Tips for speaking to your parents about their end of life wishes

Talking about the end of our lives isn’t something that people find easy to do and because of this our wishes can often go unheard and unfulfilled. Currently in the UK it is estimated that less than 40% of people have told anyone what they would like to happen to them when they die.

Planning for the future isn’t something that we should shy away from. From deciding on where we will live if our health deteriorates and how we will pay for care, to what will happen to our estate and the details of our funeral arrangements, there are lots of decisions that need to be made. If we leave it too late then we can leave behind big problems for our loved ones to handle.

Many people are reluctant to discuss death with their parents. How do we bring up a topic of conversation with the people that we love the most, when the very thought of their eventual passing can bring up very raw and hurtful emotions? No matter how difficult these conversations might be to tackle it’s important that we do, as avoiding them can lead to not only financial headaches but also permanent question marks over whether you made the right choices in alignment with your parents wishes.

How to speak to your parents about their end of life wishes

It’s important then when tackling this topic with your parents that you don’t make them feel pressured in any way. Leading them towards particular choices or being too direct may make them feel cornered and ganged up on. Instead, you should try asking them open-ended questions and have a wide discussion about their thoughts and feelings. While this can be a scary experience, and may be quite upsetting, it can also be a chance for your loved one to reminisce on the past, share stories and could even end up being a positive experience for you both. Below we will detail some of the topics of conversation that you will need to have to cover.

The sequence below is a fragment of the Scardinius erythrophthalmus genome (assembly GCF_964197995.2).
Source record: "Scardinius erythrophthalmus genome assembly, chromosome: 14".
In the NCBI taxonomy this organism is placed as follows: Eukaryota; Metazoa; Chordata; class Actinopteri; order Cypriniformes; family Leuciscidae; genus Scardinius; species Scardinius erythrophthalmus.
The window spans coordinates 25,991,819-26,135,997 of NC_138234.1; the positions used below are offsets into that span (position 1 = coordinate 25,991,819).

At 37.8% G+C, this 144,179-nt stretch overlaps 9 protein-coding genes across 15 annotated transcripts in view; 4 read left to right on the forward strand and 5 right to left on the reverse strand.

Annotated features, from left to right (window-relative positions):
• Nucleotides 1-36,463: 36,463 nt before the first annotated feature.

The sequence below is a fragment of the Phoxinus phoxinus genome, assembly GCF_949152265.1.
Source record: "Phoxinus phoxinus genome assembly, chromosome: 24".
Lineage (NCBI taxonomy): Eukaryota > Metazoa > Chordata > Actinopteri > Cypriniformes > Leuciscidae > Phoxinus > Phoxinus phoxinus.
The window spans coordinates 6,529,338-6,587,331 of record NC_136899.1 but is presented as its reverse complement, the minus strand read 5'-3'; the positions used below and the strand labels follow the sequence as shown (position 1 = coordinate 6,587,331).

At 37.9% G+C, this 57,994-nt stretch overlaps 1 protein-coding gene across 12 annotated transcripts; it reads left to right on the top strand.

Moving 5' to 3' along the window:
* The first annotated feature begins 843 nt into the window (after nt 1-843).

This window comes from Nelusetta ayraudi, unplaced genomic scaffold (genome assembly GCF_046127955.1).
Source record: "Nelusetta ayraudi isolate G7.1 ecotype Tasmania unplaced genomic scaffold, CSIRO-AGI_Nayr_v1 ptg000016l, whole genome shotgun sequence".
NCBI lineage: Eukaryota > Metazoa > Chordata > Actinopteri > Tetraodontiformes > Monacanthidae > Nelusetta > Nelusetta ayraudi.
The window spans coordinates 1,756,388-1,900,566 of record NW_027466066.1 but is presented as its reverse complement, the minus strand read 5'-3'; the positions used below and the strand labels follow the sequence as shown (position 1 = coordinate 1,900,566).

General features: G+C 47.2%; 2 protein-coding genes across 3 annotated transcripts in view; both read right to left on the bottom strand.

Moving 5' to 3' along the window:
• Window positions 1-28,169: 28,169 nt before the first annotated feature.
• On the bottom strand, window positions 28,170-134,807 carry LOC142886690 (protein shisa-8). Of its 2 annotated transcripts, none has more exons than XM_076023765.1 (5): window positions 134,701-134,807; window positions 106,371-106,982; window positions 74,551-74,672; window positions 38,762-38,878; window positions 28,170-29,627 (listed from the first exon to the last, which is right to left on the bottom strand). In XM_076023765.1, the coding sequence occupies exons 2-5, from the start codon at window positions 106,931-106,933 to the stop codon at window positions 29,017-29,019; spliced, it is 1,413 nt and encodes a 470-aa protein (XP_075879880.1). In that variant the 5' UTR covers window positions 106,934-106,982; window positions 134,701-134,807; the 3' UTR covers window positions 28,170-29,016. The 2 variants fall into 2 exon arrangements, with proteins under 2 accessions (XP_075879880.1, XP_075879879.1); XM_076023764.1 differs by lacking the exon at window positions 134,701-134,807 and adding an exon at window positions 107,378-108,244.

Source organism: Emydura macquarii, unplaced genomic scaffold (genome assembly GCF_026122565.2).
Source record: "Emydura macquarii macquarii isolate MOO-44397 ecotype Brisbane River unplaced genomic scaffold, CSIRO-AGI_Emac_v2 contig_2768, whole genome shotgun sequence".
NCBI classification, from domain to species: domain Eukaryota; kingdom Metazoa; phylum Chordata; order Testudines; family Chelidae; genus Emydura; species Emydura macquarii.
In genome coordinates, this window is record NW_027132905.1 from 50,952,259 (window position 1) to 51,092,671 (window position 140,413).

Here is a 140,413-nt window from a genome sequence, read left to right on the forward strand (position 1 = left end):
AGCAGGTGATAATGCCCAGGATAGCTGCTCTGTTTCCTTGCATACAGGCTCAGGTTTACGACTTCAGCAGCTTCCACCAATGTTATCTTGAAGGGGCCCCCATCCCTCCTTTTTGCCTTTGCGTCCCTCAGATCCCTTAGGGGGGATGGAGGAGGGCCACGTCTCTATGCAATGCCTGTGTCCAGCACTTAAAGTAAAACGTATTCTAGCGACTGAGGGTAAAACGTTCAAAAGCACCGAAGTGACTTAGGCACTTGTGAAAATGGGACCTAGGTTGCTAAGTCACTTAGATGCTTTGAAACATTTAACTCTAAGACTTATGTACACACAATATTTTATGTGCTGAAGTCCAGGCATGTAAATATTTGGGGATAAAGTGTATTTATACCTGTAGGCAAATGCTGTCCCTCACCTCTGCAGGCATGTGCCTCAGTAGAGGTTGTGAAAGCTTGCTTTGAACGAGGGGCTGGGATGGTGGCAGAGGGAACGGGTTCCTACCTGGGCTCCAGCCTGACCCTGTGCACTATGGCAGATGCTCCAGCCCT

Finances

Many people are quite guarded when it comes to money. However, it can make things much easier on those left behind to be open and up front and honest. If your parents don’t have accurate records, then you will need to do some investigating. You should spend time with your parents gathering facts, looking through paperwork and making phone calls to the relevant institutions to put together a true account of their savings as well as their income, outgoings and any debts or other obligations that they might have.

Wills

Most people have preferences when it comes to what happens to their belongings, finances and property when they die. However, a great many do not have those wishes formalised in a will, putting off any decisions until it is too late. If your parent fails to have a will prepared by a solicitor then their assets could be divided by the state, rather than according to their own wishes, which can cause lots of heartache to you and your family and could even cause nasty disputes. You should discuss the implications with your parents and ask them to consider what they may want to happen to things like their home, vehicles, furniture, jewellery, savings and other important assets.

Click here to find out more about wills and estates: http://www.cravens-funerals.com/a-guide-to-wills-and-estates/.

Inheritance Tax

If you want to avoid having the government take up to 40% of your inheritance, then it’s important to speak with your parents about inheritance tax planning. There are legal routes that can enable you to pay less including gifting assets and leaving money to charity. However, it’s important to seek professional advice so everything is completed properly.

Power of Attorney